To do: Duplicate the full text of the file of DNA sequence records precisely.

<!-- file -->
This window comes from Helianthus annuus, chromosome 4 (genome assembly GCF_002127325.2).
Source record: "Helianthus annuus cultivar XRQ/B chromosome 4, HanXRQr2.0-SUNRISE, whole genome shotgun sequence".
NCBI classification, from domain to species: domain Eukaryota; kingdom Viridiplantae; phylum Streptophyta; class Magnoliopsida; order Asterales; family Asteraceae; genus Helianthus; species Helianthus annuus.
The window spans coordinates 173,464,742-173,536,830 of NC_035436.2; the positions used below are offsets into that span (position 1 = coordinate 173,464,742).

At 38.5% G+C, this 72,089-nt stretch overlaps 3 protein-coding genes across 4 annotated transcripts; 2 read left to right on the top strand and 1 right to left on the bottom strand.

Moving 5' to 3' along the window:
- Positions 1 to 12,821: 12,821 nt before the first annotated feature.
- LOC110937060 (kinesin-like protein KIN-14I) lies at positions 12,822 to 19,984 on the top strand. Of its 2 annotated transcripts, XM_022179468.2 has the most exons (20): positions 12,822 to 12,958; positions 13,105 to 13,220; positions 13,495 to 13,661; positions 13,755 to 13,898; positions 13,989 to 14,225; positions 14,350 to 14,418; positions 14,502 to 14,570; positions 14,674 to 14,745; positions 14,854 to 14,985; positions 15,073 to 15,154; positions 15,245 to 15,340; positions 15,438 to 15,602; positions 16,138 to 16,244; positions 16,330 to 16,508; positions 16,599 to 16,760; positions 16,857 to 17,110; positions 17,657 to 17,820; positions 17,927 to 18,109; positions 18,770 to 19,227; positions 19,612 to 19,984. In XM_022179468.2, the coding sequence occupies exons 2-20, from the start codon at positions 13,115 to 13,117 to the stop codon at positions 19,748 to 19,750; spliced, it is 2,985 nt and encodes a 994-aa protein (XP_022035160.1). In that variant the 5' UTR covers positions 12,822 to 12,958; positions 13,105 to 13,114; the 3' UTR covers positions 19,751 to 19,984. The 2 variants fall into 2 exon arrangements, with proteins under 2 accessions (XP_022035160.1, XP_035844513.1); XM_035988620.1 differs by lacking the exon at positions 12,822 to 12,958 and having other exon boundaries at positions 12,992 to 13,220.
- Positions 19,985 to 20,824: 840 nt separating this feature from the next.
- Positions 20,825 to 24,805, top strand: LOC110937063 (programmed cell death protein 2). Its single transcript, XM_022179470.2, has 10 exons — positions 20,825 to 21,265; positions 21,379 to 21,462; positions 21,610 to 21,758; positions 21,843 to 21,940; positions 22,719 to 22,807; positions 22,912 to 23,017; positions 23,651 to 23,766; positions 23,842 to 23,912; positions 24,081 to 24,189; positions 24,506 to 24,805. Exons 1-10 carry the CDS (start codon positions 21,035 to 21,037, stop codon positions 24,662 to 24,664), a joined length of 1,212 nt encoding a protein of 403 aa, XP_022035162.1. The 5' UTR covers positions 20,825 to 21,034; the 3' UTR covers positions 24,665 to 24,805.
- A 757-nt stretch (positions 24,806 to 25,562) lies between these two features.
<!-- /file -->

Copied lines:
This window comes from Helianthus annuus, chromosome 4 (genome assembly GCF_002127325.2).
Source record: "Helianthus annuus cultivar XRQ/B chromosome 4, HanXRQr2.0-SUNRISE, whole genome shotgun sequence".
NCBI classification, from domain to species: domain Eukaryota; kingdom Viridiplantae; phylum Streptophyta; class Magnoliopsida; order Asterales; family Asteraceae; genus Helianthus; species Helianthus annuus.
The window spans coordinates 173,464,742-173,536,830 of NC_035436.2; the positions used below are offsets into that span (position 1 = coordinate 173,464,742).

At 38.5% G+C, this 72,089-nt stretch overlaps 3 protein-coding genes across 4 annotated transcripts; 2 read left to right on the top strand and 1 right to left on the bottom strand.

Moving 5' to 3' along the window:
- Positions 1 to 12,821: 12,821 nt before the first annotated feature.
- LOC110937060 (kinesin-like protein KIN-14I) lies at positions 12,822 to 19,984 on the top strand. Of its 2 annotated transcripts, XM_022179468.2 has the most exons (20): positions 12,822 to 12,958; positions 13,105 to 13,220; positions 13,495 to 13,661; positions 13,755 to 13,898; positions 13,989 to 14,225; positions 14,350 to 14,418; positions 14,502 to 14,570; positions 14,674 to 14,745; positions 14,854 to 14,985; positions 15,073 to 15,154; positions 15,245 to 15,340; positions 15,438 to 15,602; positions 16,138 to 16,244; positions 16,330 to 16,508; positions 16,599 to 16,760; positions 16,857 to 17,110; positions 17,657 to 17,820; positions 17,927 to 18,109; positions 18,770 to 19,227; positions 19,612 to 19,984. In XM_022179468.2, the coding sequence occupies exons 2-20, from the start codon at positions 13,115 to 13,117 to the stop codon at positions 19,748 to 19,750; spliced, it is 2,985 nt and encodes a 994-aa protein (XP_022035160.1). In that variant the 5' UTR covers positions 12,822 to 12,958; positions 13,105 to 13,114; the 3' UTR covers positions 19,751 to 19,984. The 2 variants fall into 2 exon arrangements, with proteins under 2 accessions (XP_022035160.1, XP_035844513.1); XM_035988620.1 differs by lacking the exon at positions 12,822 to 12,958 and having other exon boundaries at positions 12,992 to 13,220.
- Positions 19,985 to 20,824: 840 nt separating this feature from the next.
- Positions 20,825 to 24,805, top strand: LOC110937063 (programmed cell death protein 2). Its single transcript, XM_022179470.2, has 10 exons — positions 20,825 to 21,265; positions 21,379 to 21,462; positions 21,610 to 21,758; positions 21,843 to 21,940; positions 22,719 to 22,807; positions 22,912 to 23,017; positions 23,651 to 23,766; positions 23,842 to 23,912; positions 24,081 to 24,189; positions 24,506 to 24,805. Exons 1-10 carry the CDS (start codon positions 21,035 to 21,037, stop codon positions 24,662 to 24,664), a joined length of 1,212 nt encoding a protein of 403 aa, XP_022035162.1. The 5' UTR covers positions 20,825 to 21,034; the 3' UTR covers positions 24,665 to 24,805.
- A 757-nt stretch (positions 24,806 to 25,562) lies between these two features.